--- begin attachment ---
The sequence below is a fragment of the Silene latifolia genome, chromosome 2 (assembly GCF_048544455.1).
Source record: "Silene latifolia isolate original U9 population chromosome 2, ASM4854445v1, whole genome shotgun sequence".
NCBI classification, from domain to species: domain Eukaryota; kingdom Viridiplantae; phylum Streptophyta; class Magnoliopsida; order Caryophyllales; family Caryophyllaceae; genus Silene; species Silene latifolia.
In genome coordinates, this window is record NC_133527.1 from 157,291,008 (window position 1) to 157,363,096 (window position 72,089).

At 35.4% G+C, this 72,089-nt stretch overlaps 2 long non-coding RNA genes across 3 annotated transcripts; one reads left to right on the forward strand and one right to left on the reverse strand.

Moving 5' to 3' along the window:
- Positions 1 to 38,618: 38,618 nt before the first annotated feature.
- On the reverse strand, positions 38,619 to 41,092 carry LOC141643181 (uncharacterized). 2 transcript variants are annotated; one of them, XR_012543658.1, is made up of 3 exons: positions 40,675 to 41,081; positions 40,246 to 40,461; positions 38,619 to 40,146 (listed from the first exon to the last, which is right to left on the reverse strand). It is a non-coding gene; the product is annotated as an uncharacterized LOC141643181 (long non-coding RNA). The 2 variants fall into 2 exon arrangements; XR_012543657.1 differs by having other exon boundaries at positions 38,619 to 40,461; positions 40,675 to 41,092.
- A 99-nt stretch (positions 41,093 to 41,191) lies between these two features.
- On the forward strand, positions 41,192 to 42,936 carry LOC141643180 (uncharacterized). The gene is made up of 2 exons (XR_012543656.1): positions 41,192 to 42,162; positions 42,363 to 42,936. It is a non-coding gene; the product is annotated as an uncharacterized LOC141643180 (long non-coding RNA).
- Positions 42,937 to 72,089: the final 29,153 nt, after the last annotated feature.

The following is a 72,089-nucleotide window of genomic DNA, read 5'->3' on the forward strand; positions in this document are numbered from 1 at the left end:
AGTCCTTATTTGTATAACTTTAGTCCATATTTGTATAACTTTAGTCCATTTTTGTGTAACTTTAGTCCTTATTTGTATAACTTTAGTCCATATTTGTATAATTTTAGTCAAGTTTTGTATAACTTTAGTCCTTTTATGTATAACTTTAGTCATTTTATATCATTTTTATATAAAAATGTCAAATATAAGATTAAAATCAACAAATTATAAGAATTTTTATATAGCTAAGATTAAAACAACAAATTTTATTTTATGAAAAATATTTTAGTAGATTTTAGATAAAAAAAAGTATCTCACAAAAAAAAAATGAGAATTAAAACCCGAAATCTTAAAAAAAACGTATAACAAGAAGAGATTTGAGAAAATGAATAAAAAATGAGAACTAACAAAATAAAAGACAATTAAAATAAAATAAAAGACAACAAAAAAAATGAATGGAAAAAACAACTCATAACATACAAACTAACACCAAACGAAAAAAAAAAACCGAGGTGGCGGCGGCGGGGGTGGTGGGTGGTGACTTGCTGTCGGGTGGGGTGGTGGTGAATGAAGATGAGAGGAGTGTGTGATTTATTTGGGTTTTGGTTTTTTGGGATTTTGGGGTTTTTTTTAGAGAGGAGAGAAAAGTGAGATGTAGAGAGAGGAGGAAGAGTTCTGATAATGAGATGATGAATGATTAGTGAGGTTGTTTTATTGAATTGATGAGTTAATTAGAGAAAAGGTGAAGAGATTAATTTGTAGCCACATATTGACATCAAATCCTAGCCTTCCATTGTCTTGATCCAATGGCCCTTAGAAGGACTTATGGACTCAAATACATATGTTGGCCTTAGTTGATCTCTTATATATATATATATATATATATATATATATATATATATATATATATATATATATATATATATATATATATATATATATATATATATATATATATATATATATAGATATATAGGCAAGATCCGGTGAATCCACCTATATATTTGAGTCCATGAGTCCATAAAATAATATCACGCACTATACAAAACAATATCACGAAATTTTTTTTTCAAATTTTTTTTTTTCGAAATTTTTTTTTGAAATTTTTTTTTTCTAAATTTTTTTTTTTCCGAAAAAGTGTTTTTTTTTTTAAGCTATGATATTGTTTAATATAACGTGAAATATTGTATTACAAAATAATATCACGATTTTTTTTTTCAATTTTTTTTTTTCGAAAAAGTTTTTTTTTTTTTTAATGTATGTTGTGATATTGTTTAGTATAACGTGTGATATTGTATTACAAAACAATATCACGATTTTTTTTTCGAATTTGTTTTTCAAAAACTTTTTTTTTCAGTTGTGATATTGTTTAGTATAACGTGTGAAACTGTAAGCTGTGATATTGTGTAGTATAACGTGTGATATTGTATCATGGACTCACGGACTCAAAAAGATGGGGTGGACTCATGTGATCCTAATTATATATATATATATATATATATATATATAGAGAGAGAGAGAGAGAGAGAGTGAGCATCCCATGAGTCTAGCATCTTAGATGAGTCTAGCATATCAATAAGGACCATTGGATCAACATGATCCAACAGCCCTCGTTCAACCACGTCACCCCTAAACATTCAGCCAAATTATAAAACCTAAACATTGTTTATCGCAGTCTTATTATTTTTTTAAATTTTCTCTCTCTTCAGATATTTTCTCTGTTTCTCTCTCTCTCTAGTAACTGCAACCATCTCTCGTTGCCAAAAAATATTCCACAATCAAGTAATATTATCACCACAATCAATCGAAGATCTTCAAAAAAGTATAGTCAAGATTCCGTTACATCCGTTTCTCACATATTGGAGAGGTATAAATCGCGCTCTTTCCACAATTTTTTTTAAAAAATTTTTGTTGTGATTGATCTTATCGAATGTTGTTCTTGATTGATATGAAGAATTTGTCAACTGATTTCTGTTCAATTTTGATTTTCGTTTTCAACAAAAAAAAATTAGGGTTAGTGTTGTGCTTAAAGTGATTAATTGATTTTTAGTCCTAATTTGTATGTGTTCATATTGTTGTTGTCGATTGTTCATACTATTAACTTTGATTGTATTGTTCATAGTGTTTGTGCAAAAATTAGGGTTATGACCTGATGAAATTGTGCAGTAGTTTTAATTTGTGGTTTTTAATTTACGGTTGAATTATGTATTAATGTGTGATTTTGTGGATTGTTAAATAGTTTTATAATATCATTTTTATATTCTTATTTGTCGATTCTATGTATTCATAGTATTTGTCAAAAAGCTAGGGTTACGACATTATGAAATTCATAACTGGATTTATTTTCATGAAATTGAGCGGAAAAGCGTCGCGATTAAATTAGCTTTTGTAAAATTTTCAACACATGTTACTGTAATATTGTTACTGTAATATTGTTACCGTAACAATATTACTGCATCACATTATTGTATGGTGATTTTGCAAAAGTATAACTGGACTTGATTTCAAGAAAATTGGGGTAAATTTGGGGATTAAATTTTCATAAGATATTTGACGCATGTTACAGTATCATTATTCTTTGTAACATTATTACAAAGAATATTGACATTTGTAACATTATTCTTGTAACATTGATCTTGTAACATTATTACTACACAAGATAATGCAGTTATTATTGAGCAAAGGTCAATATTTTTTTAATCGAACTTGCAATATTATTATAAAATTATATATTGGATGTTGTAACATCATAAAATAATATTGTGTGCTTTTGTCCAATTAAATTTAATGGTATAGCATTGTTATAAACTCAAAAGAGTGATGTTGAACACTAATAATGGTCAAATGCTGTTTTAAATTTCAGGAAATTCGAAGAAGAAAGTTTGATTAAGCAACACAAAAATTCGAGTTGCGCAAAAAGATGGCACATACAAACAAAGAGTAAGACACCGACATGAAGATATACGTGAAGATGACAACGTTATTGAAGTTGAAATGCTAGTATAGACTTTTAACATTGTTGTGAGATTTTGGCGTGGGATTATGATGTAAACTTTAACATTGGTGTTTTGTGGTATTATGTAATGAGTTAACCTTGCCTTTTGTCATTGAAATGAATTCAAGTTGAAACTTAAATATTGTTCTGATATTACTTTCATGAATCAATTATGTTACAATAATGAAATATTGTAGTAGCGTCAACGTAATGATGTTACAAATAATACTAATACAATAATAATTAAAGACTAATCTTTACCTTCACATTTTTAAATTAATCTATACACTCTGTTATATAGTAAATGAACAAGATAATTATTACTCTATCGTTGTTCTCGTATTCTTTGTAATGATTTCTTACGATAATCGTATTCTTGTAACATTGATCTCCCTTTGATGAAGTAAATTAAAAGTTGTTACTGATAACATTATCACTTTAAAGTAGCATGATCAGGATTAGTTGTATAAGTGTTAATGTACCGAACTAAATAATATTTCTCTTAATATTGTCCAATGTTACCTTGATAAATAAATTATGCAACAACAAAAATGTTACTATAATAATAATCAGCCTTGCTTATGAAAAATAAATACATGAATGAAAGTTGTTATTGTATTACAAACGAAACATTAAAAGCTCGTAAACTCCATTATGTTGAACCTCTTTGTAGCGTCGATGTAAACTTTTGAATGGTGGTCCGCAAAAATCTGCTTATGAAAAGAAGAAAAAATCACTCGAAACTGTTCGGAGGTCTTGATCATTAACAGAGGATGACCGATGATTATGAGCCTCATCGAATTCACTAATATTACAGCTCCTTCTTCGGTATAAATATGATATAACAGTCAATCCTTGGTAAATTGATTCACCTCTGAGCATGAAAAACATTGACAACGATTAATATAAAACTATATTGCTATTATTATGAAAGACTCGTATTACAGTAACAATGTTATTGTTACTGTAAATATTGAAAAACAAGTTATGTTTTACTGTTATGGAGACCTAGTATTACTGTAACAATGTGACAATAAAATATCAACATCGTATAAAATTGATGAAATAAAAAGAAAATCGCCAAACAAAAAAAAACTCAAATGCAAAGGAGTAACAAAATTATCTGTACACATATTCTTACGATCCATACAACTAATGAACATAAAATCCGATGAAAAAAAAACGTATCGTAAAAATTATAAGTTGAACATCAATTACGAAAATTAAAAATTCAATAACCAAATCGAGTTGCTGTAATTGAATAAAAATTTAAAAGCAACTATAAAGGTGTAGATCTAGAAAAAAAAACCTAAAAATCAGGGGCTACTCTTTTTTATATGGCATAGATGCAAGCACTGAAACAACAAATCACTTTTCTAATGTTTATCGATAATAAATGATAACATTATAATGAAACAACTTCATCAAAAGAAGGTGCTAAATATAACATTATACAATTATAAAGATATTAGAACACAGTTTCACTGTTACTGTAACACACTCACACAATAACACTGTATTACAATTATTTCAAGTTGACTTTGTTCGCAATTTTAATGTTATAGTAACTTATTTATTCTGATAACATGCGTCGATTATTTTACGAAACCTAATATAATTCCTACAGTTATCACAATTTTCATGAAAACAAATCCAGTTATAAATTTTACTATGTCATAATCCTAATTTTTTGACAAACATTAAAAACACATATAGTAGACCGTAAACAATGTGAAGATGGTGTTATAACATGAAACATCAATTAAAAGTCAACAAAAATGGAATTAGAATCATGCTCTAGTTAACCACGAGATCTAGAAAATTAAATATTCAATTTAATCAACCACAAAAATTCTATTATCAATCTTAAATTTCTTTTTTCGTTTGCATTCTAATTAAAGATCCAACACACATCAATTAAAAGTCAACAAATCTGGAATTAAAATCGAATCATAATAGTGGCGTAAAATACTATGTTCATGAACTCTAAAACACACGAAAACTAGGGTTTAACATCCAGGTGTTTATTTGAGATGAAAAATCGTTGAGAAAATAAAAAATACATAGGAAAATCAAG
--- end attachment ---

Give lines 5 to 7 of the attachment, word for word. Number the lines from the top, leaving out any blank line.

At 35.4% G+C, this 72,089-nt stretch overlaps 2 long non-coding RNA genes across 3 annotated transcripts; one reads left to right on the forward strand and one right to left on the reverse strand.

Moving 5' to 3' along the window:
- Positions 1 to 38,618: 38,618 nt before the first annotated feature.